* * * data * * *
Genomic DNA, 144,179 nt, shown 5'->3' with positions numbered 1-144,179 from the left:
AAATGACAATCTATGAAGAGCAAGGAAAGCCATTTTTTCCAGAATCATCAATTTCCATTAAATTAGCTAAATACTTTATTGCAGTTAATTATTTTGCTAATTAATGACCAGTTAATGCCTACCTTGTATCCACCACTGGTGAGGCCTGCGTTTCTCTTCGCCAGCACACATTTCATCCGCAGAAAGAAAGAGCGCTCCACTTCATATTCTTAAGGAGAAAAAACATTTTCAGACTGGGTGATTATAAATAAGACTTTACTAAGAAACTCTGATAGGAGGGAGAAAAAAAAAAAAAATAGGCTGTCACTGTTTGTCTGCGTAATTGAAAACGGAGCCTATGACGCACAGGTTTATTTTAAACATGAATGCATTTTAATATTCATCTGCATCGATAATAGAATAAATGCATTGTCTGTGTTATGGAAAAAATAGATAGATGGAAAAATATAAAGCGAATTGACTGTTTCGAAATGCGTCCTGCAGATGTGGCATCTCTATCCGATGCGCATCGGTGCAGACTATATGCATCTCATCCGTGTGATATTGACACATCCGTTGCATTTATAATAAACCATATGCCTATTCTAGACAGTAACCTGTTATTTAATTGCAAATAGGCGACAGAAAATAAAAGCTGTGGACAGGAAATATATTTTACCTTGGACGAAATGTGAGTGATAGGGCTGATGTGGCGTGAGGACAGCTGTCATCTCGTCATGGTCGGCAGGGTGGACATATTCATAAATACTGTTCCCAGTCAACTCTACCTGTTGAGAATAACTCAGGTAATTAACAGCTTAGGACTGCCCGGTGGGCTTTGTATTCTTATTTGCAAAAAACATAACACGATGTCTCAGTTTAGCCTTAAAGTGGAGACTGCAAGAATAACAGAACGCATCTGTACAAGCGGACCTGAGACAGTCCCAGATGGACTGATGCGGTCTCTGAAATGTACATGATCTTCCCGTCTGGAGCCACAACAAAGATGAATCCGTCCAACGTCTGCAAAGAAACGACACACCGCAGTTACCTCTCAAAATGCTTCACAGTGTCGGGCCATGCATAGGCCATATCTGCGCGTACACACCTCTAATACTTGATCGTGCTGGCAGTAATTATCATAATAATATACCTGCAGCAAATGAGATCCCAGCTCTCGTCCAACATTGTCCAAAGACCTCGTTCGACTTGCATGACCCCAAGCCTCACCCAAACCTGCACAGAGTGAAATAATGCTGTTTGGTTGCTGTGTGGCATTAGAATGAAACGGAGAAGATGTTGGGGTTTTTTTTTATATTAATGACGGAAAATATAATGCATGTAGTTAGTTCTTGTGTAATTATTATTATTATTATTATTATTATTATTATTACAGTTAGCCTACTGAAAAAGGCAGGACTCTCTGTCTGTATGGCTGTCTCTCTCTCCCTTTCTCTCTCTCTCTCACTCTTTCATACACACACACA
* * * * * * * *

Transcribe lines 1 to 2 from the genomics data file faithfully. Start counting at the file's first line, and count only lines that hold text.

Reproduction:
Genomic DNA, 144,179 nt, shown 5'->3' with positions numbered 1-144,179 from the left:
AAATGACAATCTATGAAGAGCAAGGAAAGCCATTTTTTCCAGAATCATCAATTTCCATTAAATTAGCTAAATACTTTATTGCAGTTAATTATTTTGCTAATTAATGACCAGTTAATGCCTACCTTGTATCCACCACTGGTGAGGCCTGCGTTTCTCTTCGCCAGCACACATTTCATCCGCAGAAAGAAAGAGCGCTCCACTTCATATTCTTAAGGAGAAAAAACATTTTCAGACTGGGTGATTATAAATAAGACTTTACTAAGAAACTCTGATAGGAGGGAGAAAAAAAAAAAAAATAGGCTGTCACTGTTTGTCTGCGTAATTGAAAACGGAGCCTATGACGCACAGGTTTATTTTAAACATGAATGCATTTTAATATTCATCTGCATCGATAATAGAATAAATGCATTGTCTGTGTTATGGAAAAAATAGATAGATGGAAAAATATAAAGCGAATTGACTGTTTCGAAATGCGTCCTGCAGATGTGGCATCTCTATCCGATGCGCATCGGTGCAGACTATATGCATCTCATCCGTGTGATATTGACACATCCGTTGCATTTATAATAAACCATATGCCTATTCTAGACAGTAACCTGTTATTTAATTGCAAATAGGCGACAGAAAATAAAAGCTGTGGACAGGAAATATATTTTACCTTGGACGAAATGTGAGTGATAGGGCTGATGTGGCGTGAGGACAGCTGTCATCTCGTCATGGTCGGCAGGGTGGACATATTCATAAATACTGTTCCCAGTCAACTCTACCTGTTGAGAATAACTCAGGTAATTAACAGCTTAGGACTGCCCGGTGGGCTTTGTATTCTTATTTGCAAAAAACATAACACGATGTCTCAGTTTAGCCTTAAAGTGGAGACTGCAAGAATAACAGAACGCATCTGTACAAGCGGACCTGAGACAGTCCCAGATGGACTGATGCGGTCTCTGAAATGTACATGATCTTCCCGTCTGGAGCCACAACAAAGATGAATCCGTCCAACGTCTGCAAAGAAACGACACACCGCAGTTACCTCTCAAAATGCTTCACAGTGTCGGGCCATGCATAGGCCATATCTGCGCGTACACACCTCTAATACTTGATCGTGCTGGCAGTAATTATCATAATAATATACCTGCAGCAAATGAGATCCCAGCTCTCGTCCAACATTGTCCAAAGACCTCGTTCGACTTGCATGACCCCAAGCCTCACCCAAACCTGCACAGAGTGAAATAATGCTGTTTGGTTGCTGTGTGGCATTAGAATGAAACGGAGAAGATGTTGGGGTTTTTTTTTATATTAATGACGGAAAATATAATGCATGTAGTTAGTTCTTGTGTAATTATTATTATTATTATTATTATTATTATTATTACAGTTAGCCTACTGAAAAAGGCAGGACTCTCTGTCTGTATGGCTGTCTCTCTCTCCCTTTCTCTCTCTCTCTCACTCTTTCATACACACACACA